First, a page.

Will a US recession affect Australia?

The US bond market is indicating a recession in the US sometime in the next couple of years, but that doesn’t automatically mean a recession in Australia. The GFC affected Australia because it was not just a US recession but also a financial crisis in Europe as well as America. The next US recession won’t be as severe, won’t involve a housing crash, and won’t include a financial crisis.

The US is important to Australia because the US makes up 24% of world GDP, compared to China’s 17%. Australia is popular with the Trump Administration because we buy more stuff from the US than we sell to the US, i.e. the US runs a trade surplus with Australia. But the US buys only 3.6% of Australia’s exports. The UK, by the way, accounts for only 1.4% of Australia’s exports, coming into our list of export markets at a sleepy number 14 (we export more to Vietnam than to the UK) which is why we can enjoy the spectacle of Brexit as pure farce, with minimal economic impact on us.


Will there be a property crash?

Eventually but not immediately. The office and industrial sectors have their own cycles of supply and demand, and at present they are healthy. Shopping centres, by contrast, are suffering the effects of online retailing, and will need to re-price and re-design before their rents and values can increase.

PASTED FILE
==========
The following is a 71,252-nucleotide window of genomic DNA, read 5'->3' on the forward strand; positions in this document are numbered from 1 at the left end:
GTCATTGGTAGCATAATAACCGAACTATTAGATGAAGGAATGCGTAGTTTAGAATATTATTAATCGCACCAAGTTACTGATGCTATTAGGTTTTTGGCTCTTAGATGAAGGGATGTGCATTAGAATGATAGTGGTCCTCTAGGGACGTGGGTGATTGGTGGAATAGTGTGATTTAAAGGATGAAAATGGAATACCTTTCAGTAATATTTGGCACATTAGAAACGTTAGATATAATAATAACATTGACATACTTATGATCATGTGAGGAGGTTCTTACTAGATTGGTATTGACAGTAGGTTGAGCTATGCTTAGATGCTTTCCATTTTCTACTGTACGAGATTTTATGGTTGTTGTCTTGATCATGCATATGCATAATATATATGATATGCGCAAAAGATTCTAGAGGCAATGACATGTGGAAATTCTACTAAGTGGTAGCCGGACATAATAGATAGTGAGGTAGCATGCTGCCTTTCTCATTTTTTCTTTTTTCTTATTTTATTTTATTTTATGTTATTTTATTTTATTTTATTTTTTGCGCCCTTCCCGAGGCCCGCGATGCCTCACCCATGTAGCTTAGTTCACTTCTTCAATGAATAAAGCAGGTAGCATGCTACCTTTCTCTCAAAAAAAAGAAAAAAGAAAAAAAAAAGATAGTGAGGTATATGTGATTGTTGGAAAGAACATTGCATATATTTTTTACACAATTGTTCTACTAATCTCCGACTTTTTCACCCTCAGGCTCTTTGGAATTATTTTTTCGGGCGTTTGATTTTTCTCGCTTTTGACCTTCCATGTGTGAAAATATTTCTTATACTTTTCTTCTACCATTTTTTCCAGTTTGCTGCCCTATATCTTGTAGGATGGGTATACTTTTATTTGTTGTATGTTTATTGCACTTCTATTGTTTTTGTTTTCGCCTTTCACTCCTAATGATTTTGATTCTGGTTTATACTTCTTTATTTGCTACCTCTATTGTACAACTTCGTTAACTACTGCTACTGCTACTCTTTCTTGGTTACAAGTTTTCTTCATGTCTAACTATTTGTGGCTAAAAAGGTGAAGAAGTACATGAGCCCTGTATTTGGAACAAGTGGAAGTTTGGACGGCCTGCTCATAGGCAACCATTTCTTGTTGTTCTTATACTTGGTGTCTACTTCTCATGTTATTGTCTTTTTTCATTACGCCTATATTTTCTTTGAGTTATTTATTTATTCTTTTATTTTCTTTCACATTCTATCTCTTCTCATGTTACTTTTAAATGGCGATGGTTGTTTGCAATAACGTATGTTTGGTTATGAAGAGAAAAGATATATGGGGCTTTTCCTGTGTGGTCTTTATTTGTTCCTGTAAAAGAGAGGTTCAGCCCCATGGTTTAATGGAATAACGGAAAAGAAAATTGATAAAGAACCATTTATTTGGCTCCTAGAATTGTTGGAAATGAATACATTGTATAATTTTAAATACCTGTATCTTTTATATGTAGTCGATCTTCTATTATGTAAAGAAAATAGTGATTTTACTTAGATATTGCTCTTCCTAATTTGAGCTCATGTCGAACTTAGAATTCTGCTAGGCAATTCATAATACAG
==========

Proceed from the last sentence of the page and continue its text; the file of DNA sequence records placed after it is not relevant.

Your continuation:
Residential property has had a modest price correction, but more importantly, the fall in housing starts has reduced the over-supply in Sydney and Melbourne for the time being. The history of housing cycles tells us that it will rise again in a couple of years.


Isn’t the near-record share market predicting good times ahead?

No. The share market is not a mirror of the Australian economy, and even if it were, it is much, much more volatile than the real economy. It has been well known for forty years that over 80% of share market movements are not caused by changes in economic fundamentals. The share market is not a reliable forecaster. As the economist Paul Samuelson joked, “The share market has predicted nine of the last five recessions.”


So no recession, then?

Only if there is a major global disaster such as a financial crisis in China, or an escalation of the US-China trade war. In these circumstances, Chinese demand for Australian exports would fall sharply and commodity prices would drop. The exact timing of this kind of event is not predictable until it starts to unfold.

Unfortunately, the possibility of either or both of these events is high at present, which is why Arminius recommends keeping your investment portfolio defensively positioned.

Generally, we are recommending to wholesale investors holdings such as:

  • US, Japanese, and European ETFs for international exposure (don’t put all your eggs in the Australian basket when the Australian dollar is falling)
  • The Arminius Capital ALPS Fund, which is long/short, global, and can hedge against downturns
  • At least 25% fixed interest (in case of more interest rate cuts and QE)
  • The Arminius Capital ALCE Fund, which is 20 Australian dividend-paying stocks diversified across industries (+23.06% return for the first nine months of 2019).